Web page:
Perkins recalls being aware during the failure investigation that some Hughes engineers thought that the fairing on the Long March 2E rocket may have failed. He recalls that there were discussions within the company that Hughes would require the PRC to improve the fairing, and that without improvements to the fairing, the Optus B3 would not be launched.46 Perkins says that the negotiations for an agreement to announce the conclusion of the Optus B2 failure investigations took several weeks of "wordsmithing to subtly try to imply the other party was at fault, without being at fault, to point the finger at us or to point the finger at the Chinese." 47

The negotiations for Optus B3 were difficult, because the PRC would not acknowledge any fault in the Optus B2 failure. It is Perkinsí belief that the Defense Technology Security Administration eventually approved some discussions with the PRC about fairing improvements.48

Perkins also participated in discussions with the PRC that led to a written agreement that took the following form:


ON 11 TO 12 MAY 1993




1. On December 21, 1992 the Optus B2 satellite was launched on an LM-2E Launch Vehicle from Xichang Satellite Launch Center, China. At approximately 48 seconds into the flight, the Optus B2 spacecraft exploded.

2. Based on analysis of the Launch Vehicle telemetry, inspection of the Launch Vehicle fairing debris and special tests, it was determined by CGWIC/CALT [China Great Wall Industry Corporation/ China Academy of Launch Vehicle Technology] that there is no design or manufacturing or integration flaw in the Launch Vehicle or the fairing which caused the failure. Hughes accepts this conclusion.

3. Based on analysis of the Launch Vehicle telemetry, inspection of the spacecraft debris, and special tests, it was determined by Hughes that no design or manufacturing flaw can be found in the spacecraft which caused the failure. CGWIC/CALT accepts this conclusion.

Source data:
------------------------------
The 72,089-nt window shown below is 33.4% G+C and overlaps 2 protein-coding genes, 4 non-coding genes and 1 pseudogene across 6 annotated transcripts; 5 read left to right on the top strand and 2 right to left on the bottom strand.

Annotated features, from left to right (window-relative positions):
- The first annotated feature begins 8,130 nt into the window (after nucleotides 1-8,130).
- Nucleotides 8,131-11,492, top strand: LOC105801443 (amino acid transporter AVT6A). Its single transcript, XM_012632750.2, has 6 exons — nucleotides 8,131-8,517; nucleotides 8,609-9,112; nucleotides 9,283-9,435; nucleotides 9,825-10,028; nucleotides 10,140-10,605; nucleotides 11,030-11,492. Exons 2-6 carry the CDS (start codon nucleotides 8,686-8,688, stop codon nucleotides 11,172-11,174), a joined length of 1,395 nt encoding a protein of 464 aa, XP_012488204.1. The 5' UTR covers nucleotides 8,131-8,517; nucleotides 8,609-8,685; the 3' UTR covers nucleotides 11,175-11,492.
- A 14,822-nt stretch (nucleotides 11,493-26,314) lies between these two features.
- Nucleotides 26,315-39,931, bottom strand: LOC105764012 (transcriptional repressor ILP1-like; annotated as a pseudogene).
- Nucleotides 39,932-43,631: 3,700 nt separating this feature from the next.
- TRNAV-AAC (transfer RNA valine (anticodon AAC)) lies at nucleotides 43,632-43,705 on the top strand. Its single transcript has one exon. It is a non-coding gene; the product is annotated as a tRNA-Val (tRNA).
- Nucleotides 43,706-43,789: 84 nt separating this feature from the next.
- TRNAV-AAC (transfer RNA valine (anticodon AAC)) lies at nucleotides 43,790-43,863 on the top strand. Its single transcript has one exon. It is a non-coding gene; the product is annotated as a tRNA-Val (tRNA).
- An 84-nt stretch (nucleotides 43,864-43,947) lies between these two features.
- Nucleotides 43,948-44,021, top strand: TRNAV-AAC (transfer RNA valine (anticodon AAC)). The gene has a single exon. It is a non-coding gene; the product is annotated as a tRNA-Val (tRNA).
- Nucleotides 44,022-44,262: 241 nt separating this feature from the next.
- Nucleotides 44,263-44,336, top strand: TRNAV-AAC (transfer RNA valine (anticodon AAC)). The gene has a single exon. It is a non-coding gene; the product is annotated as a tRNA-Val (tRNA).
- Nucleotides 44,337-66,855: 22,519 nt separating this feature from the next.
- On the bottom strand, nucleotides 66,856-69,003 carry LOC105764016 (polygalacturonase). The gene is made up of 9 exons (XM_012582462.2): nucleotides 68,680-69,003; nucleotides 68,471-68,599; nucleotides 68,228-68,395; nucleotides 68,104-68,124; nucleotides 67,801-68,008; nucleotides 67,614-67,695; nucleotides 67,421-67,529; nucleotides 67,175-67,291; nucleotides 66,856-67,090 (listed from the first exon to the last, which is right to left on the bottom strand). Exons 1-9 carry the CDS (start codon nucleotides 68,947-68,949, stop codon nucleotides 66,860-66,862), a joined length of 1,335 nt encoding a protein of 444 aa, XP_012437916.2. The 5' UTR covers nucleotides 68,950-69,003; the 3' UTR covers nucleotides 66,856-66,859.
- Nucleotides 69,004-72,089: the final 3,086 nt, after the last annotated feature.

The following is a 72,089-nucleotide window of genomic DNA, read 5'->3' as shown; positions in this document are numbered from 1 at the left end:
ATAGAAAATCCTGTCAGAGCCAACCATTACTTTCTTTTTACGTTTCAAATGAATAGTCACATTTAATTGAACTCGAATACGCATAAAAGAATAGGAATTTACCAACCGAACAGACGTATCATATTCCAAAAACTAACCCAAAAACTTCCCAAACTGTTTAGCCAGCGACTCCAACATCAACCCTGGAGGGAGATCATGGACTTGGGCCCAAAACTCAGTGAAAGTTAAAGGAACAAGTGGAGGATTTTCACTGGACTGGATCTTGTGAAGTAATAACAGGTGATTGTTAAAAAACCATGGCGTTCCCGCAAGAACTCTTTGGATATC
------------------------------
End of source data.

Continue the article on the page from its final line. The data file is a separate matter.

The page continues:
4. Both CGWIC/CALT and Hughes agreed to conclude the Optus B2 investigation and use their best effort to launch another Optus satellite by June 94.

5. During the Optus B2 failure investigation, both CGWIC and Hughes observed strictly the requirements of the USA/PRC agreements on technical security.

6. Both parties expressed the same willingness to promote the existing friendly cooperation between them. Hughes expressed the willingness to purchase Long March launch services for other future satellite programs, and CGWIC expressed the willingness to influence its partners to purchase Hughesí satellites.

Signed on the 12th day of May 1993

Donald L. Cromer Wang Dechen

John S. Perkins Chen Shouchun

Perkins describes this agreement as an agreement not to publicly blame the fairing as the cause of the failure. Perkins says of the agreement:

Politically we could not write down on paper that the fairing had failed and that they were at fault. It was a non-starter in China. They were very concerned that we would say that. This document was trying to say we are not going to say that. Now, go fix the fairing.49

Hughesí intermediary in the PRC was Bansang "Bill" W. Lee, who worked in the Hughes Beijing office from 1991 until around October 1994 as a salaried employee.50 As Hughesí chief representative in Beijing, he had three duties: marketing Hughes satellites in the PRC; serving as a liaison between various Hughes organizations and the PRC; and providing logistics support for all Hughes visitors to the PRC.51

Although Bansang Lee was not actually a member of the Optus B2 failure investigation team, he was present at meetings in the PRC and was involved in the negotiations that led to the May 12 agreement between Hughes and China Great Wall Industry Corporation not to blame each other for the launch failure. He was also involved in negotiations for the Optus B3 launch.52

Leeís major involvement in the failure investigation was crafting an acceptable public explanation as to the cause of the failure. The PRC would not accept that the Long March 2E rocket was at fault, and Hughes was almost certain that the satellite had not caused the failure. Lee says that in the May 12, 1993 agreement each side stated: "I have no objection to your position . . . and you have no objection to my position. Basically, the conclusion is no conclusion." 53